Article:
stables, who shall only pay their livery and
sale stable license; and any person or per?
sons receiving any reward or compensation
for any draying, or hauling, or hiring of
any wagon, or vehicle, or animal, either
directly or indirectly, shall he deemed with?
in the provisions of this Ordinance, and
liable to the licenses and penalties therein
Sec. 2. There shall be paid in advance a
license of five dollars per diem on all itin?
erant traders, or auctioneers, or hawkers, or
peddlers, offering for sale any goods, wares
or merchandise of any kind whatever; pro?
vided, that the provisions of this section
shall be so construed as not to apply to or?
dinary dealers in grain, fruit, potatoes, to?
bacco or other country produce.
Sec. 3. There shall be paid in advance a
license of three hundred dollars per diem
by any person, or company, or managers,
exhibiting any circus, menagerie orgymna
sium within the limits of the Town: and a
license of ten dollars per diem on all other
shows or exhibitions; and a license of five
dollars per diem on every other entertain?
ment or hot supper given within the Town
for amusement, profit, gain or reward.
Ser. 4. Any person failing or refusing to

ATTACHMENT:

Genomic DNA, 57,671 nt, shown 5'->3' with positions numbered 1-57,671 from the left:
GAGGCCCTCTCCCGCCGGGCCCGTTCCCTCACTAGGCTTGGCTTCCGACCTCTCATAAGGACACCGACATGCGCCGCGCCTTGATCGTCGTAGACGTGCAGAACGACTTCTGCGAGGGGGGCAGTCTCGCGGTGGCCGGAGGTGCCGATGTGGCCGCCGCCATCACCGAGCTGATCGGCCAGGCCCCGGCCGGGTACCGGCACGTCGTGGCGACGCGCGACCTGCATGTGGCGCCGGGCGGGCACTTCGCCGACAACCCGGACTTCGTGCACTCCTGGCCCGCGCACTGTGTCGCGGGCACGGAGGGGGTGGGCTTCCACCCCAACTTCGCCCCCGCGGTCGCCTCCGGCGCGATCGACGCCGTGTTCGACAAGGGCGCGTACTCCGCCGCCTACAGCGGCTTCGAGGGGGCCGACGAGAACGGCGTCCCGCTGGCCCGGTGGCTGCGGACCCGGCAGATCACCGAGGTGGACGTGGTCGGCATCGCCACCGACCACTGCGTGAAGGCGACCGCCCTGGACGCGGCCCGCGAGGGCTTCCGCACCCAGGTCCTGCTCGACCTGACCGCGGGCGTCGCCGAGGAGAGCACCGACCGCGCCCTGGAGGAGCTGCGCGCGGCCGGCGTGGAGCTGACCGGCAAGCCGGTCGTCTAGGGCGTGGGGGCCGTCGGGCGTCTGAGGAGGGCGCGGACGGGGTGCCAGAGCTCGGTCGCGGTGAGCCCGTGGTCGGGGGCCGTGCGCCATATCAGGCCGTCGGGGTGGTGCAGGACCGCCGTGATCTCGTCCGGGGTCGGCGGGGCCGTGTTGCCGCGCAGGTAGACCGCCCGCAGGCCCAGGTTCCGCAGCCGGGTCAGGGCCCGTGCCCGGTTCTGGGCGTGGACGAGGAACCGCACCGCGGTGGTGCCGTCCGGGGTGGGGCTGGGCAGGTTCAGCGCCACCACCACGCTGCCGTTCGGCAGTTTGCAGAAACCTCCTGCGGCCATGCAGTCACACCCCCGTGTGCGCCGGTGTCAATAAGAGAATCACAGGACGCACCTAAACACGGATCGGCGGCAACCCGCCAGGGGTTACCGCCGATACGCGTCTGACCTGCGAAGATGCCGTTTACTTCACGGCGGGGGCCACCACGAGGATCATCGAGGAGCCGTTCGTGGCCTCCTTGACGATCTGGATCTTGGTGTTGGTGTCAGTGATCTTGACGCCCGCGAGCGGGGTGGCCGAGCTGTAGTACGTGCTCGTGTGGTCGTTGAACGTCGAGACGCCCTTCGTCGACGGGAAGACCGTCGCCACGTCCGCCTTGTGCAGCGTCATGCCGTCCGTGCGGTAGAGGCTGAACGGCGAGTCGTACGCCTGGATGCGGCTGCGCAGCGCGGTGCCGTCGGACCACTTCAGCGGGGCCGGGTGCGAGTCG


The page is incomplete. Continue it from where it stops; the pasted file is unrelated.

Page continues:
pay in advance the licenses imposed in the
foregoing sections of this Ordinance, or any
other License Ordinance that may hereafter
be enacted, shall, upon conviction thereof
before and by the Town Council of Ander?
son, be fined in a sum of not less than one
dollar nor more than one hundred dollars,
or be imprisoned in the Guard House not
less than one day nor more than thirty
days, in addition to the license herein pre?
scribed, which the party convicted shall
also be required to pay.
Sec 5. All Ordinances and parts of Ordi?
nances conflicting with this Ordinance are
Done and ratified in Council, aud the
f,???, ?> Seal of the Corporation of the
j seal. [ Town of Anderson affixed there
,<?'???"L to, this 19th day of October, in
the year of our Lord one thousand eight
hundred and eighty.
G. F. TOLLY, Intendant.
Thos. C. Lioon,
Clerk Towu Council.
Oct 21, 1880 15 1
To Prevent Gambling in the Town of
Anderson, S. C.
BE IT ORDAINED by the Intendant
and Wardens of the Town of Ander?
son, S. C, in Council assembled, and by
the authority of the same:?
Section 1. That any person who shall
run any Faro Bank, Wheel of Fortune, or
any other machine or game of chance, or
any person who shall bet, or stake, or pay,
or hold any money or any other thing on
such games or machines of chance ; or any
person who shall bet, lay down or stake in
any way whatsoever any money or other
thing on any game of cards or dice, either
played by himself or by any other, or who
shall play any games with cards or dice in
any place within the corporate limits of the
Town of Anderson, S. C, except those
games, and only in those places, expressly
excepted by the Revised Statutes of the
State of South Carolina now in force, and
any person who shall bet, stake or pay in
any manner any money or thing on any
game of any sort, or any person who shall
gamble in any manner whatever, or any
person who shall knowingly allow or per?